A6300 w/18-135 wide open | A6300 w/18-135@F8

A7III w/24-240 wide open | A7III w/24-240@F8

  • Wide end (24 mm vs. 27 mm equivalent)
    • Center: 18-135 @F8 has a tiny edge in sharpness, but 24-240 in both shots has a bit better contrast. Wide open, the 24-240 has a tiny bit better sharpness than 18-135@F3.5.
    • Border: 24-240 @F3.5 has a bit lower sharpness. Both images from 18-135 look almost the same as 24-240 @F8.
  • 50 mm equivalent
    • Center: 24-240 @F8 is obviously the best, very closely followed by three others.
    • Border: 24-240 @F8 is still the best, the second is 18-135 @F8, the worst is 18-135 @F4.5
  • 100 mm equivalent
    • Center: 24-240 has better contrast. Sharpness-wise 24-240 @F8 is followed really closely by others.
    • Border: 24-240 still has better contrast. In sharpness, 18-135 lags behind 24-240 a bit, 18-135 @F8 isn’t really impressive.
  • 200 mm equivalent
    • Center: all 4 crops are essentially the same.
    • Border: decisive victory by 18-135, both crops from 24-240 are softer. In both lenses there’s very little variation due to aperture.
  • Telephoto end (240 mm vs. 202 mm equivalent)
    • Center: 24-240@F6.3 looks a bit soft, other 3 images are OK and very even in appearance.
    • Border: 24-240 performs “come back”, and it’s quite good at F8 (better than both 18-135 shots), while at F6.3 it roughly matches the performance of 18-135.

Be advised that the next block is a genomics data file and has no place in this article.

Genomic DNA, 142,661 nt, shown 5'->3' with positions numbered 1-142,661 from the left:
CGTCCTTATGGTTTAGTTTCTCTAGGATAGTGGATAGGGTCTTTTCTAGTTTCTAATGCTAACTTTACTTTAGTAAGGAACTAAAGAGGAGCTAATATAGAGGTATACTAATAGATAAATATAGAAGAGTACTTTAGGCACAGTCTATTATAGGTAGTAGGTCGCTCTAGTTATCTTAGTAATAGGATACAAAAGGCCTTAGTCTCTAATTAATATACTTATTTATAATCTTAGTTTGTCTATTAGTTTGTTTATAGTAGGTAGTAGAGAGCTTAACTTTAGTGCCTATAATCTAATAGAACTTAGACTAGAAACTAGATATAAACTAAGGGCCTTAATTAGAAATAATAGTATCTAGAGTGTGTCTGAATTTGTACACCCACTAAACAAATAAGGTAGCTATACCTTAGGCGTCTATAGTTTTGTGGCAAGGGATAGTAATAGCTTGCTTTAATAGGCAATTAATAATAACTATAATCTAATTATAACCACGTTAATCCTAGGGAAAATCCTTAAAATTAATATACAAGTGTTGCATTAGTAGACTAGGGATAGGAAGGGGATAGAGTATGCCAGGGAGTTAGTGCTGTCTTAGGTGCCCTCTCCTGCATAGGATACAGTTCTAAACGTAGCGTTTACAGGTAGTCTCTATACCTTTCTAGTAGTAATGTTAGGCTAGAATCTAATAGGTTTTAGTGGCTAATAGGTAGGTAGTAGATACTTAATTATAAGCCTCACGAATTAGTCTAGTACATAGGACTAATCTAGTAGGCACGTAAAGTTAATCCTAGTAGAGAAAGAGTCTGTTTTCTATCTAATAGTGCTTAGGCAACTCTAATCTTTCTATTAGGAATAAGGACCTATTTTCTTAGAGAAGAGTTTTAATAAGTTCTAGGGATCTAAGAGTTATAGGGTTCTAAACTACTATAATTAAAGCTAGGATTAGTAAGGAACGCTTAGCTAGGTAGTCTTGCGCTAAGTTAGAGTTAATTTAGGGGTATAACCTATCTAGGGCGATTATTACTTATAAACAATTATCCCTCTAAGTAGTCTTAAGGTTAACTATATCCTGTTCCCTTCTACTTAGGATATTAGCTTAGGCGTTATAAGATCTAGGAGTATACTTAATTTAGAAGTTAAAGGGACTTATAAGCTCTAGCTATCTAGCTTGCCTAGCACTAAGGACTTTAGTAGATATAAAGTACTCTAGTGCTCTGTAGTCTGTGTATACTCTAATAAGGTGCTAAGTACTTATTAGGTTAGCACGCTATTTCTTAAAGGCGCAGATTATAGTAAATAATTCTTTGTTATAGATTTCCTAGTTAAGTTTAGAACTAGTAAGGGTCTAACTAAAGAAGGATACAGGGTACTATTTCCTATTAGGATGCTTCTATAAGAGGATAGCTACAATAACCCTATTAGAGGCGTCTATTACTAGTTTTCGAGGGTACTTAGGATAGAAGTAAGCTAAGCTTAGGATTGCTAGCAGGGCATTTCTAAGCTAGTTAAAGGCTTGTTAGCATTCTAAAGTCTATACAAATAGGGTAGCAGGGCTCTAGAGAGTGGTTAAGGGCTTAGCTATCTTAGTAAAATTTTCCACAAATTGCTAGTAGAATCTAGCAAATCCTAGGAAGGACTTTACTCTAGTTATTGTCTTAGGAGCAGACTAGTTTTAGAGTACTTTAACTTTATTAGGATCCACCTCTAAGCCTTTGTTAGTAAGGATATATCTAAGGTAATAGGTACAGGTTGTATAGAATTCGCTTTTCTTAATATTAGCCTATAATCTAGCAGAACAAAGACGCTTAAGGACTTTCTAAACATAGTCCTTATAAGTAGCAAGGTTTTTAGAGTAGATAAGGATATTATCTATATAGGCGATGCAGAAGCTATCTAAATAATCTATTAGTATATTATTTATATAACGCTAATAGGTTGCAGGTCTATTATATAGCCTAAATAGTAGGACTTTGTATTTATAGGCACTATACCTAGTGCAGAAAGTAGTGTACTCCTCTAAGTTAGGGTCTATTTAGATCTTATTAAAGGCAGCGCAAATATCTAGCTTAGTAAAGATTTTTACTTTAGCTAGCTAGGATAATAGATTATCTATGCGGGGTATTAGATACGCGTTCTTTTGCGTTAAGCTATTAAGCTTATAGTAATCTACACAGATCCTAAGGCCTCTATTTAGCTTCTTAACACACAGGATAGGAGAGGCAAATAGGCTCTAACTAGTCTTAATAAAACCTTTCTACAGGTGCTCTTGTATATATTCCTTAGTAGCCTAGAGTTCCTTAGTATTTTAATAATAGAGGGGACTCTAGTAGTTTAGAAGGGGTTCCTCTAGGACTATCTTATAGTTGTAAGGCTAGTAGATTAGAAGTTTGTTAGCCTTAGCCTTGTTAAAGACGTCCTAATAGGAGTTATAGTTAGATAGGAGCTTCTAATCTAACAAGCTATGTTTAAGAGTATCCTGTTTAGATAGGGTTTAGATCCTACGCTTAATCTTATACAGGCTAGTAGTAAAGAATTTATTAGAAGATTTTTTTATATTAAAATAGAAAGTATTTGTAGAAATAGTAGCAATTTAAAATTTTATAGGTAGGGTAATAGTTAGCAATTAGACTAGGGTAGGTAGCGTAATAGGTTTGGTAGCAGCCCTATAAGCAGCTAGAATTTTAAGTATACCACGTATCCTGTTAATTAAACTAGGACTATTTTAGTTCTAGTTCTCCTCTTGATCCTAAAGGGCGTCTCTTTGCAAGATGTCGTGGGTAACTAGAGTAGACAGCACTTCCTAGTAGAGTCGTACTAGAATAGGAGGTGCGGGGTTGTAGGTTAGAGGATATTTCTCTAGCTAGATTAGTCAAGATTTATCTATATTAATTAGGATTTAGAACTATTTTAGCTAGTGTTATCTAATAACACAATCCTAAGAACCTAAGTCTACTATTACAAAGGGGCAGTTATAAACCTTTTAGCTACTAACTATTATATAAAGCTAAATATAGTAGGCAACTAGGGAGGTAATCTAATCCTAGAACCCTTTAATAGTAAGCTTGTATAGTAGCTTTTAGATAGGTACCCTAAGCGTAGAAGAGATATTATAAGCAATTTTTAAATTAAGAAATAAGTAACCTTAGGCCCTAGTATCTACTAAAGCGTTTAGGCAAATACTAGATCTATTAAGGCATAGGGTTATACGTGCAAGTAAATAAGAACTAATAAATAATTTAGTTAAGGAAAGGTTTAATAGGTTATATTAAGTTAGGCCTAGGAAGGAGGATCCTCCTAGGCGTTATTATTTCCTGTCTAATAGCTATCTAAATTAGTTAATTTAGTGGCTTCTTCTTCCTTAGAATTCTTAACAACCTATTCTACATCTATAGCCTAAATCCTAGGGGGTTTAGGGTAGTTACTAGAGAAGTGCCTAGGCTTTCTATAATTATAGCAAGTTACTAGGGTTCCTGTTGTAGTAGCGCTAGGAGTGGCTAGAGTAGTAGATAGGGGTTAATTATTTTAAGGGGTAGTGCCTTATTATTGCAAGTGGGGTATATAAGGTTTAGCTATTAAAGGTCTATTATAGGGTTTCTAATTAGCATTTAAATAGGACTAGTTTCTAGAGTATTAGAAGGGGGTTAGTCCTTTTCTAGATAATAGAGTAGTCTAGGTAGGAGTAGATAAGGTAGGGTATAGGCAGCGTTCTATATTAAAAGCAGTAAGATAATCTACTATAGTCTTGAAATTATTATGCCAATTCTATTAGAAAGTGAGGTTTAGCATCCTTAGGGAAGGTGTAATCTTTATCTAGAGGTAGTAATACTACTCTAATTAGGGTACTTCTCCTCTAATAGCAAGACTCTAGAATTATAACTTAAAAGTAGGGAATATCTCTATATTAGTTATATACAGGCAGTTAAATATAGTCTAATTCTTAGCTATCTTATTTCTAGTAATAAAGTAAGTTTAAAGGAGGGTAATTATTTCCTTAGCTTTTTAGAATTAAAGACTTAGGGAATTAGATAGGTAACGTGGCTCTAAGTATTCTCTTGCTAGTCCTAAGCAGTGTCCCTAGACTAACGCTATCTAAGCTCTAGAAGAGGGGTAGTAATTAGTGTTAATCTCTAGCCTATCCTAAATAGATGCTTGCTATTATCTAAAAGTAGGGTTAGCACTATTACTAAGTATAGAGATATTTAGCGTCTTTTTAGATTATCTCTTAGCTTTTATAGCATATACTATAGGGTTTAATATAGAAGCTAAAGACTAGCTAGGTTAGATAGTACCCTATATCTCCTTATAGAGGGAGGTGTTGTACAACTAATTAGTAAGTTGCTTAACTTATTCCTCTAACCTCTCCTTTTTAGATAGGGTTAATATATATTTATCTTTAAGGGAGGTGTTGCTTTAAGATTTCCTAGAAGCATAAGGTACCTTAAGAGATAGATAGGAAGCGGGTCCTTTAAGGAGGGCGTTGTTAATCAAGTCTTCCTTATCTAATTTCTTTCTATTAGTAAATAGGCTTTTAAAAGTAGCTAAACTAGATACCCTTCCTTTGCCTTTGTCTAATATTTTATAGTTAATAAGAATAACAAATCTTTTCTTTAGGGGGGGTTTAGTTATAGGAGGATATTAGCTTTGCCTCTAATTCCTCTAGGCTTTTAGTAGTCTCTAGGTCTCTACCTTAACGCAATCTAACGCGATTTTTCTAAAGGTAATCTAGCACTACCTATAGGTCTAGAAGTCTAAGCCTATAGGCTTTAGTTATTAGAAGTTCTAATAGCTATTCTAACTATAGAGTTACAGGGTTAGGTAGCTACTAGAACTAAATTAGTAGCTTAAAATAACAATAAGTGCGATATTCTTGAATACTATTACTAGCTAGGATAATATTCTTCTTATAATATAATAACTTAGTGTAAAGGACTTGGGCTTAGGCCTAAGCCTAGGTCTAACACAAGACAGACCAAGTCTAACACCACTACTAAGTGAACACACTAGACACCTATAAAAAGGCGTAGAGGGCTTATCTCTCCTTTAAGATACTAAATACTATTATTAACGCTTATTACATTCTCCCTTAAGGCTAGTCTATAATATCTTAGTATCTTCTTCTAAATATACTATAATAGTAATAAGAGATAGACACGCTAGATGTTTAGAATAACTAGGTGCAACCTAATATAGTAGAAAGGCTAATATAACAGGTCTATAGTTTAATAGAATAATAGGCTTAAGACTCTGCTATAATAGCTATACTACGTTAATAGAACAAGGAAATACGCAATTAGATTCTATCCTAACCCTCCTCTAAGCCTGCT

Sub-conclusion

There’s no definite winner, both camera+lens combos are displaying very even performance on matching aperture values. For some reason, it’s better to use the telephoto end of 24-240 than its 200 mm setting, which is the only point where it clearly lags behind the 18-135. Also one shall note that the sensor performance of A7III is about 1.5 stops better than A6300, so with A7III you can close the aperture to F8 without much hesitations.

Considering the fact that 18-135 was designed for smaller sensor, and it has less range in both zoom ends, I can praise the engineers of 24-240 who created a capable 10x zoom for demanding full frame sensor. Still 18-135 is an extremely solid choice for E-mount cameras, offering really good sharpness without obvious flaws, tiny weight, compact dimensions and good price in bundle with camera.

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Vladimir Gorbunov

 voronspb's gear list:voronspb's gear list